Tourism business in Lombok, West Nusa Tenggara (NTB) Province, is gradually picking up six months after the devastating earthquake hit the island’s north in August last year.
With a number of promotional activities and events planned, NTB tourism stakeholders expect that by the peak summer season this year, recovery of business will reach between 60-80 per cent of pre-disaster levels.
Indonesia Ministry of Tourism has 30 promotional events in the pipeline, including fam trips and sales missions to Malaysia, Singapore, Thailand, the Philippines and the UK.
“Fam trips help bring confidence to travellers that Lombok is safe,” said Nia Niscaya, deputy minister of marketing development regional II, Ministry of Tourism, at a media presentation publicising the ministry’s 2019 marketing programmes at Katamaran Resort in Lombok last week. “There are also four (traditional) festivals to promote Lombok in the country’s calendar of events this year,” she added.
Industry stakeholders in Lombok are already observing a gradual uptick in business, driven by international demand.
Emanuel Prasodjo Adji, general manager of Aston Sunset Beach Resort Gili Trawangan, said: “Before the earthquake, domestic and international arrivals to Gili Trawangan were between 1,000 and 3,000 people per day (depending on the seasons).” Currently, the number is around 900.
Looking at enquiries and forward bookings, he foresees that by the summer peak season, business would reach 60 per cent of the hotel’s summer 2017 performance.
Meanwhile, Wayan Sudiarta, general manager, Katamaran Hotel & Resort, said: “Despite the disaster, last year we managed to achieve an average occupancy of 80 per cent, which was 10 per cent lower than in 2017. “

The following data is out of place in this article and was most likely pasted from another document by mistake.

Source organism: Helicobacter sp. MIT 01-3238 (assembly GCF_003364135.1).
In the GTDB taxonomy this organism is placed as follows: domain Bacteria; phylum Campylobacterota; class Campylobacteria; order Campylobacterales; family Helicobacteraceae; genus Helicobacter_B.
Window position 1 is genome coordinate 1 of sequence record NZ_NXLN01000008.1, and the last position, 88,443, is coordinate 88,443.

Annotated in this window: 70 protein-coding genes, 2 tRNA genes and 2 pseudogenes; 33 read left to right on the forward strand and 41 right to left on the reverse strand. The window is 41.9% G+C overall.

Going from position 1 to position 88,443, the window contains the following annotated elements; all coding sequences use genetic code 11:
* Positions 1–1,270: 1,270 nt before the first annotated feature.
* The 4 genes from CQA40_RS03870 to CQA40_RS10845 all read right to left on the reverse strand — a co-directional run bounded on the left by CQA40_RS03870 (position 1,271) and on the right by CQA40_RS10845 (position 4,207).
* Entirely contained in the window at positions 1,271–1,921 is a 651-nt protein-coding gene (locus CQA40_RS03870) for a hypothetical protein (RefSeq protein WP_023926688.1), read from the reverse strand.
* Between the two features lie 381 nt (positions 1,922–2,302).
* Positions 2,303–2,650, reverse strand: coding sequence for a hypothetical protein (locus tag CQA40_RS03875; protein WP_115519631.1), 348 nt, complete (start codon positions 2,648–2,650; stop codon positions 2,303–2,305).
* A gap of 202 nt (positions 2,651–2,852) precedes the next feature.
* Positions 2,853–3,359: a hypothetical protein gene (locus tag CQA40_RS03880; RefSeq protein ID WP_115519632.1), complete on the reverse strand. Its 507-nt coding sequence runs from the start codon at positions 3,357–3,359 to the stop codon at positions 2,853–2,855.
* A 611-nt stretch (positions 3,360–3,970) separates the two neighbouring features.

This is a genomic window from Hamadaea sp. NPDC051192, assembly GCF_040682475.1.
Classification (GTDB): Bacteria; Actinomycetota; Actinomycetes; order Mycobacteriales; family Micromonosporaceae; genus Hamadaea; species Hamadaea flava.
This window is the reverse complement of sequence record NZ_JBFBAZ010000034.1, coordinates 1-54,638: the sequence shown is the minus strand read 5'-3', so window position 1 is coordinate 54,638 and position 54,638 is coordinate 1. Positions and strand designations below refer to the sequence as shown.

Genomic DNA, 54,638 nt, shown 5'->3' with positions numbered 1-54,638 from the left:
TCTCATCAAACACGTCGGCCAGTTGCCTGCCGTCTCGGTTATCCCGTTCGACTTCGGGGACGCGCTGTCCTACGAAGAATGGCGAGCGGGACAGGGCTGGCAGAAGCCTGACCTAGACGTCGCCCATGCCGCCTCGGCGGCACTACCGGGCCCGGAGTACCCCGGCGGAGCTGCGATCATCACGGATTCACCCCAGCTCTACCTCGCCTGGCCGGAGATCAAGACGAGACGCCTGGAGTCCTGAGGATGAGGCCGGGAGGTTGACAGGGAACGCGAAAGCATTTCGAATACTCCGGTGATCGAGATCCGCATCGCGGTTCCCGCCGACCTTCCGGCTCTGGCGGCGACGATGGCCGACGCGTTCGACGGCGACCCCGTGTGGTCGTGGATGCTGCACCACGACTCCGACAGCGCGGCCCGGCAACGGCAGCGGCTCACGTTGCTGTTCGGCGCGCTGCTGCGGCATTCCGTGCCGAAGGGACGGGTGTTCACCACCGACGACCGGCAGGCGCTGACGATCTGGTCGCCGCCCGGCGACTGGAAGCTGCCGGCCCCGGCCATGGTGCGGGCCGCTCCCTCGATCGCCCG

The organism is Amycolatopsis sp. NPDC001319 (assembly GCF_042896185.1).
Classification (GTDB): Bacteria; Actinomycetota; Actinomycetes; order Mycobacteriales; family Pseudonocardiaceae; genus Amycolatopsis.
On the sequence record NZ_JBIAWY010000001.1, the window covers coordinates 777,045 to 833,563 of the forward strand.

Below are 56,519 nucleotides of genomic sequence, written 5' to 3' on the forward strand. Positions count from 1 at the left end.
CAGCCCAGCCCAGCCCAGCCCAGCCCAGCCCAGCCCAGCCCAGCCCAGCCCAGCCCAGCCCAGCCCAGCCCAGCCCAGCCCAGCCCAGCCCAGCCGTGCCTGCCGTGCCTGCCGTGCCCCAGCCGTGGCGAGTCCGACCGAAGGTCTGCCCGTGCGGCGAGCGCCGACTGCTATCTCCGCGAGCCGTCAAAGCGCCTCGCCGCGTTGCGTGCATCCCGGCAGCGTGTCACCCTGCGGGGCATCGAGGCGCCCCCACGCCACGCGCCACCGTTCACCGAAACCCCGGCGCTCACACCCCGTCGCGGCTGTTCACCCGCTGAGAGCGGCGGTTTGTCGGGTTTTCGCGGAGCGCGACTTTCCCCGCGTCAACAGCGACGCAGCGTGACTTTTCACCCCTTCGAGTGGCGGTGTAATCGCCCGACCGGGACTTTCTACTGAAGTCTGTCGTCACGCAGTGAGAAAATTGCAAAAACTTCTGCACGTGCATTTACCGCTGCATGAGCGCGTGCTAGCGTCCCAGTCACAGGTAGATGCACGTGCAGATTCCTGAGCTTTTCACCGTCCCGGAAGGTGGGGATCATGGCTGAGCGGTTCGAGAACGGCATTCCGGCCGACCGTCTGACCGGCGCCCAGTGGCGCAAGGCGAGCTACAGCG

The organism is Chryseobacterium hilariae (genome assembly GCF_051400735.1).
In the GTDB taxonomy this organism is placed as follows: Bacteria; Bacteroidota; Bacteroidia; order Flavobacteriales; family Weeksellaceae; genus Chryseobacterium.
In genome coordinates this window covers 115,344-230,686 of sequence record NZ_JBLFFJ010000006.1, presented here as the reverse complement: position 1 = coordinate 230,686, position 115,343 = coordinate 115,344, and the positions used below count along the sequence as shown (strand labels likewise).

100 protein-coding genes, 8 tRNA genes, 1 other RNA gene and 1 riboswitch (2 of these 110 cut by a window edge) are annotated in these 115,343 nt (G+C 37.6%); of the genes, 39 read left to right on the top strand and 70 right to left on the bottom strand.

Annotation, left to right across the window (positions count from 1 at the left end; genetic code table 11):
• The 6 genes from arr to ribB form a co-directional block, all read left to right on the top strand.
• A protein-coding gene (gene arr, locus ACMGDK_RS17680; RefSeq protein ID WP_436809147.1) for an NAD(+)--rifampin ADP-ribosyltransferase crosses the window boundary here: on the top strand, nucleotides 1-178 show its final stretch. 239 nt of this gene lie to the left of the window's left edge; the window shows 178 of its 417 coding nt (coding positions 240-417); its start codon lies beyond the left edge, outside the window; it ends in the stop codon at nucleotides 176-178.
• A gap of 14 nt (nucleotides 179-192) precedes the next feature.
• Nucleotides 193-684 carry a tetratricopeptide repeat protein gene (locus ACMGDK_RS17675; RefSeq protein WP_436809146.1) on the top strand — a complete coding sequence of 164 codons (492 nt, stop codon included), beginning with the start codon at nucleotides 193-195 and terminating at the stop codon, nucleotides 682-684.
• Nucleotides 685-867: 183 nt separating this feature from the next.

It is still early to project for the year, according to Wayan, but looking at current bookings and performance, especially from China, Europe and the US, he estimated hotel occupancy can reach 70 per cent.
Despite the positive sentiment from the international market, the NTB Guides’ Association projects that full recovery to Lombok might take another year.
Said Lalu Widianing Artha, coordinator of the Code of Ethic Board at the association: “In areas like Gili (Trawangan), Kuta (Central Lombok) and Senggigi, currently only about 20 per cent of traffic has returned, also led by the international market.
“International travellers are more confident. They understand that natural disasters can happen anywhere and, unlike security threats such as terrorism. As soon as they see the destination (on its feet again), the demand (will return).”
He said fast boat operators from Bali are gradually increasing their frequencies and AirAsia’s plan to start flying between Perth and Lombok were a breath of fresh air for the destination, as accessibility is key to traffic growth.
On the other hand, the domestic market has been slower to rebound, according to Lalu.
He said: “The domestic market is big for Lombok. However, they are more hesitant to travel here now – feeling uncertain about safety. Besides, there are other issues like the decreasing seat capacity following the disaster. The hike of domestic airfares also has not helped to increase the desire to come here. This is a challenge for us.”
In response, the guides’ association has been doing a series of domestic road shows to Jogjakarta and Central Java and will next month travel to East Java.
“East Java is a very important market as about 80 per cent of domestic traffic to Lombok is from the province,” Lalu said.